The holiday season is almost over. Christmas and Chanukah overlap and are just a few days away. Kwanzaa starts the day after Christmas. And, for those who enjoy Seinfeld humor, Festivus, the “airing of grievances and feats of strength” is on December 23. (And by the way, if you haven’t seen the hilarious Seinfeld episode […]
The holiday season is almost over. Christmas and Chanukah overlap and are just a few days away. Kwanzaa starts the day after Christmas. And, for those who enjoy Seinfeld humor, Festivus, the “airing of grievances and feats of strength” is on December 23. (And by the way, if you haven’t seen the hilarious Seinfeld episode with the holiday dinner at George’s home, put it on your must-see list. But only if you want to laugh!)
I bring up the holiday season as an example of when many companies ramp up their customer service. In malls, you’ve most likely found your favorite stores were staffed with extra salespeople during the holiday season. Last year Walmart recognized a big “friction point” with customers waiting in long lines to check out, so they made a public statement that they would staff all checkout lanes to help make the wait shorter. Customer support departments ramp up with extra people over the holidays, anticipating an influx of support issues due to higher sales throughout the month. The goal is to give the same level of customer service they give in less busy times – as in the rest of the year.
So, just think of the holidays as a busier than usual time. It could be any time that a business, not just a retailer, experiences more sales or service support volume than usual. But, what about other types of businesses? Even manufacturing companies, who may actually slow down during the holidays, can have a holiday-like rush. Their version of a holiday rush might be after a major industry trade show when sales spike and support questions come in. Or it could come during and after a major sale. Or a product launch. You see, every company and every industry has its version of a holiday rush.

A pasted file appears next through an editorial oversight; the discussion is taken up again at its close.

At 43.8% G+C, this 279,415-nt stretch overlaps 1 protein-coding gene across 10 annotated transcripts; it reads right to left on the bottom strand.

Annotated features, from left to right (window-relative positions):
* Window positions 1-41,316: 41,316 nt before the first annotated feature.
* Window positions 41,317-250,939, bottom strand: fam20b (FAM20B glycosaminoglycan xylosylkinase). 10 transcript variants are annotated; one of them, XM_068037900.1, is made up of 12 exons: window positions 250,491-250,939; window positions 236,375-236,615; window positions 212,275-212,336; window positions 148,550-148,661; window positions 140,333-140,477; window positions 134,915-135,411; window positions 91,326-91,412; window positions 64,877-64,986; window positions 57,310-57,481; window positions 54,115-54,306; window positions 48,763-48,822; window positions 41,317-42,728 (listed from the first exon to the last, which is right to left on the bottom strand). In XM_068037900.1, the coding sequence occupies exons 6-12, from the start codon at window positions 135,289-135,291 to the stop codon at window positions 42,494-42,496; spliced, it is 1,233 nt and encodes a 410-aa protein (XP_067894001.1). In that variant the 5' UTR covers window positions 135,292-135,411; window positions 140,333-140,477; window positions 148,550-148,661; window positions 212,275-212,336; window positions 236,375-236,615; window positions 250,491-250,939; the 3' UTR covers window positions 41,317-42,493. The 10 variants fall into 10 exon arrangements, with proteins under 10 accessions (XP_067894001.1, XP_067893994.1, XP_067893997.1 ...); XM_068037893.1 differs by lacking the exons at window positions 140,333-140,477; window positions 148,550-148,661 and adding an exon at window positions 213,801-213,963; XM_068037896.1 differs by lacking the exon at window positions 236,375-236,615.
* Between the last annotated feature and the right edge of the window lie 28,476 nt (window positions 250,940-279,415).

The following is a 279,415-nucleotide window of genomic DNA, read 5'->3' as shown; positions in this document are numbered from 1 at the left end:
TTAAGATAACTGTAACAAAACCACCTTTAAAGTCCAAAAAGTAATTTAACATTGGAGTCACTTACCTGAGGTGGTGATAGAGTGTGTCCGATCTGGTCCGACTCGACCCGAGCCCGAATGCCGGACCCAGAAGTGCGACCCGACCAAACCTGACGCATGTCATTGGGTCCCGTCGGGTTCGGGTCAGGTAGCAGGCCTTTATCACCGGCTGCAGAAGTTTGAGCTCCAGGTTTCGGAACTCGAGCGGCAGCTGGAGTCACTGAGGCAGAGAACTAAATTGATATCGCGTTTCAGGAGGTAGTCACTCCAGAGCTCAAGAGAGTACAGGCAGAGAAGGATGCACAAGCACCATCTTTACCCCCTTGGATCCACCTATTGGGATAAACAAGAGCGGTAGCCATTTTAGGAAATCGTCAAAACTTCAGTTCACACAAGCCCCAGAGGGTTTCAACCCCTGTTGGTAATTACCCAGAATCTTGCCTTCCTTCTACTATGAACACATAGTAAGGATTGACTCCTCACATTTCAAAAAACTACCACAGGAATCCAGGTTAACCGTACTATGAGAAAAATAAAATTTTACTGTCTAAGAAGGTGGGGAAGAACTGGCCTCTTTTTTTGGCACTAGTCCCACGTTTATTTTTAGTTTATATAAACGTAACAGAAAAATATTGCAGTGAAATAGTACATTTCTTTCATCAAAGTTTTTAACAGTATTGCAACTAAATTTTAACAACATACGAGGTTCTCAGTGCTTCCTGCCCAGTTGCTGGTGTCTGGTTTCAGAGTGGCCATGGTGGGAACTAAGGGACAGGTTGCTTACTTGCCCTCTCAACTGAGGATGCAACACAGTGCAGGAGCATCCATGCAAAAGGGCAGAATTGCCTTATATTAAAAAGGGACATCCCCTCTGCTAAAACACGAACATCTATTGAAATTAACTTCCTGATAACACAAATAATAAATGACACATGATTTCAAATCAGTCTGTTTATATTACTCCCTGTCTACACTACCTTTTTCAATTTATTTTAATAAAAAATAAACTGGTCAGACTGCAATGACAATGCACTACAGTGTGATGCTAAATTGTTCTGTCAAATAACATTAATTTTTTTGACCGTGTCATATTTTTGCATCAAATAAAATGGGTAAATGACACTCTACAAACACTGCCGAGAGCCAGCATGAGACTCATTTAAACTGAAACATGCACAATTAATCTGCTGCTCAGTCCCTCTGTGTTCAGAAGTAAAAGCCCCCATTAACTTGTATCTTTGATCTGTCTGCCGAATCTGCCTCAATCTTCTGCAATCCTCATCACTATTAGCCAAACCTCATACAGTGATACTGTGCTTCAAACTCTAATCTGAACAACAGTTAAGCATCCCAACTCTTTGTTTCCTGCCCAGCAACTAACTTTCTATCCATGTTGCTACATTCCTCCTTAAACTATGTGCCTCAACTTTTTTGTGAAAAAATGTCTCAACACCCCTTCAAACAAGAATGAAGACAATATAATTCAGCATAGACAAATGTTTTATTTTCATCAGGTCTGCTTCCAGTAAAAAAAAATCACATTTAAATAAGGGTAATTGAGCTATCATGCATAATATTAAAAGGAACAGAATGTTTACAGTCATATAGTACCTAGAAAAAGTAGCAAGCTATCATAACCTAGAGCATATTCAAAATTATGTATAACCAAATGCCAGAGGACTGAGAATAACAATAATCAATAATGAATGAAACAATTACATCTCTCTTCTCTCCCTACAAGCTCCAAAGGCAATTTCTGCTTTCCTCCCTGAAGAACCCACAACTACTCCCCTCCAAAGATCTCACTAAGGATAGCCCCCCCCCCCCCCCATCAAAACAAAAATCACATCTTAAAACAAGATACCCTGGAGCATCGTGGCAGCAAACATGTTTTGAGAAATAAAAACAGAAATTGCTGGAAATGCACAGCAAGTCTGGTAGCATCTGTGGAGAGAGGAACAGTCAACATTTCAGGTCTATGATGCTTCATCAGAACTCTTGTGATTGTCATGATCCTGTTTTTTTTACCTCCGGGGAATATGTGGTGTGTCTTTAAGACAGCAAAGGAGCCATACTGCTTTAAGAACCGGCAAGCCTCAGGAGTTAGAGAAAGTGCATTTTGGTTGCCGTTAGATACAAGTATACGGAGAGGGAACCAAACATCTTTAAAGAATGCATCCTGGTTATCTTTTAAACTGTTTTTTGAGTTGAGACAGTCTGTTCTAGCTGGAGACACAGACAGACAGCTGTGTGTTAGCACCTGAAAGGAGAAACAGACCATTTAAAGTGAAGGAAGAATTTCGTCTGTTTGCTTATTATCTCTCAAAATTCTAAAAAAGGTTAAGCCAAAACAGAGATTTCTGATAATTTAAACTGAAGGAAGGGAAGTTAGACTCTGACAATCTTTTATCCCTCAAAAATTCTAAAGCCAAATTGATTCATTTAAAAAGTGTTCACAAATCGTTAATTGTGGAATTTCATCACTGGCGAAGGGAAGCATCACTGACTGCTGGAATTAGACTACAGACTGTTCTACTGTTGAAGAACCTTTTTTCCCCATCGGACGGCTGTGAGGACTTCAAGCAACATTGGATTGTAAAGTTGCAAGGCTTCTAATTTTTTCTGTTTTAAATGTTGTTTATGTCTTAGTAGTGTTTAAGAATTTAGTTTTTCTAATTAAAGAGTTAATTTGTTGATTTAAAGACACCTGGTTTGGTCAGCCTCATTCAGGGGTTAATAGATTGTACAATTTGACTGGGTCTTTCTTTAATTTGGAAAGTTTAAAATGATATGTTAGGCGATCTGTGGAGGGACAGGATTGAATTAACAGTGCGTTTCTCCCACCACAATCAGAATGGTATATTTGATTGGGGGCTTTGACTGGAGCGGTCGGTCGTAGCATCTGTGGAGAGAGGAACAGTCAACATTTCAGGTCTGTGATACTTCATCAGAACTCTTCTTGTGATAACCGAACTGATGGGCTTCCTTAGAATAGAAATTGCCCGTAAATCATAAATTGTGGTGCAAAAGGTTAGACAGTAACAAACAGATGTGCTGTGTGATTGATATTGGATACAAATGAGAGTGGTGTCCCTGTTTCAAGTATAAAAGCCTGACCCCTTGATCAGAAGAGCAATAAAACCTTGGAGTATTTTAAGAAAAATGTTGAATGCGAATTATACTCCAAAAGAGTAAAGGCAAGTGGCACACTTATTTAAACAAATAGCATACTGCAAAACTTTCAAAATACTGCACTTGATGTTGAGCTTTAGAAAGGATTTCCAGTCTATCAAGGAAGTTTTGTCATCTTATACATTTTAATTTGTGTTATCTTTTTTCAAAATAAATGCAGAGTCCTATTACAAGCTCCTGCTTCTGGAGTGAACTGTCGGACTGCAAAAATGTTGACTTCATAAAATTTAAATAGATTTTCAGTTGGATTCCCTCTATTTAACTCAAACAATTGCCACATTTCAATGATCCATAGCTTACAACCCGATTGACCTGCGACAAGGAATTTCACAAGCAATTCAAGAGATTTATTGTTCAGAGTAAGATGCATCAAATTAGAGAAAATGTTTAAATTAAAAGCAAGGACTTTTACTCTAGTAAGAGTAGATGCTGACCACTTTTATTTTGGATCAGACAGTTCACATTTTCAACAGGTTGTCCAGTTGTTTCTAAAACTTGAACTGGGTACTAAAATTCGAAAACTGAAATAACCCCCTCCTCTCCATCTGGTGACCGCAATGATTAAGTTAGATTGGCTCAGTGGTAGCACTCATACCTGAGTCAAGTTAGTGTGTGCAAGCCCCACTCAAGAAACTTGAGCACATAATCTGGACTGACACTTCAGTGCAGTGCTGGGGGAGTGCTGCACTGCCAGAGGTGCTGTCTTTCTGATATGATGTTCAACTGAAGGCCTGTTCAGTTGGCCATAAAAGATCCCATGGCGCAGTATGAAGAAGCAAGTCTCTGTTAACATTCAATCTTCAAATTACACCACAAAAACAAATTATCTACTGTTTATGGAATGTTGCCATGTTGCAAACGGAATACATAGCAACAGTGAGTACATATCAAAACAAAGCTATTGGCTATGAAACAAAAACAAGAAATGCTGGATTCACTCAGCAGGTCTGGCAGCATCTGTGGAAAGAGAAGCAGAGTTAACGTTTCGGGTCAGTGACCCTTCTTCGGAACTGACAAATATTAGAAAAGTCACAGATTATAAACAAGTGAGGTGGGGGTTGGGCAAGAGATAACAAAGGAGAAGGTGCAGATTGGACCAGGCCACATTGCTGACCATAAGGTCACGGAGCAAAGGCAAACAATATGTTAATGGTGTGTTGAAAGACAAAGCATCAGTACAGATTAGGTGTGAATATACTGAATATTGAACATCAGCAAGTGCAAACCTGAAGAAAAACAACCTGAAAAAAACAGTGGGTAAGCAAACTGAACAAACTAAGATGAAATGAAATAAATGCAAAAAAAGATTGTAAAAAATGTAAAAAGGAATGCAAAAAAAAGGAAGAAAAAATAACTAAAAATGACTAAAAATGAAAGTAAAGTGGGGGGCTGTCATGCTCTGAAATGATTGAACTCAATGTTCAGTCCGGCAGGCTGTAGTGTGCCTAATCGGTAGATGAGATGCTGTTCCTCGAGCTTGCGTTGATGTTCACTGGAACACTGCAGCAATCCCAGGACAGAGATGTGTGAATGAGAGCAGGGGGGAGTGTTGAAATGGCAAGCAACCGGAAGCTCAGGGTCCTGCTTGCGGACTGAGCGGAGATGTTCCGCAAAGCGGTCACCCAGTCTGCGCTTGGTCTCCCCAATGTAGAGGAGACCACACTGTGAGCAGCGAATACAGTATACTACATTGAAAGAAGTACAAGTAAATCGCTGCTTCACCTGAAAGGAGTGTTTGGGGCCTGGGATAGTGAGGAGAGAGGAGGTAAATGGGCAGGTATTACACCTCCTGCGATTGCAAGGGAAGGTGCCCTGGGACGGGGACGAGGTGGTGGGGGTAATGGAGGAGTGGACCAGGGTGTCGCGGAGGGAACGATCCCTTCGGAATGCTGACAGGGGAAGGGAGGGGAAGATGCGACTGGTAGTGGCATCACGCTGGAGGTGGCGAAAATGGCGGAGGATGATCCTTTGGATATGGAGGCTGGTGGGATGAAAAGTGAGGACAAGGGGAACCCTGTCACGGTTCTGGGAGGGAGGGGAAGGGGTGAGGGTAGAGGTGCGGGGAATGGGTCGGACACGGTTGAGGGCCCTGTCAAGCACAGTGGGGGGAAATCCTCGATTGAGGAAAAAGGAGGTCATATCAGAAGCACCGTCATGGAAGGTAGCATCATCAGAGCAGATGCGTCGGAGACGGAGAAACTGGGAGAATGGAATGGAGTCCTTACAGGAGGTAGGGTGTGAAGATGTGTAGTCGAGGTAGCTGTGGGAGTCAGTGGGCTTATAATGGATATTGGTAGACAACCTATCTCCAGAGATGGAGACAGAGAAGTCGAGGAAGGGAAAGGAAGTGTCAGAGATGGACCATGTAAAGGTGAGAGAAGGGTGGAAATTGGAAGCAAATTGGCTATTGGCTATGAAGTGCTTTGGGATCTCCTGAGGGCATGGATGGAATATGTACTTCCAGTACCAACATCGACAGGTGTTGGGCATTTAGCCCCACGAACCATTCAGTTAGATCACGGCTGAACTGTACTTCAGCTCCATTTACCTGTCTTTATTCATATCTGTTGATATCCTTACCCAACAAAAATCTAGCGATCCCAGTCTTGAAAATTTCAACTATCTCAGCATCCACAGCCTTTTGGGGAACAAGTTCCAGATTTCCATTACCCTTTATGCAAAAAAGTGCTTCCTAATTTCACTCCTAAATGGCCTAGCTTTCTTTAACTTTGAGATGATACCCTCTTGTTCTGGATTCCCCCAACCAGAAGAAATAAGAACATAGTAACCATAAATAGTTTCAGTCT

So, here is my point. A customer should never experience longer than usual wait times due to heavy volume. That’s for both sales and service. We must give our customers the same level of service year round, regardless of how busy or slow it is. The best organizations are always trying to be at least a little bit better than the norm or what’s expected. That comes in the form of a fast response to an email or social post, a fast return phone call or a short hold time. And, that happens year round.
One of the most powerful trust and confidence builders you can give your customer is to create a consistent and predictable experience. So, be it the holiday season frenzy, the after-tradeshow rush or some other event that triggers higher than usual customer engagement, always give your customers the same level of service they expect any time and all of the time.
Wishing you a Happy Customer Service Holiday – 365 days a year!
Shep Hyken is a customer service/CX expert, award-winning keynote speaker, and New York Times bestselling author. Learn more about Shep’s customer service and customer experience keynote speeches and his customer service training workshops at www.Hyken.com. Connect with Shep on LinkedIn.
(Copyright © MMXVI, Shep Hyken)
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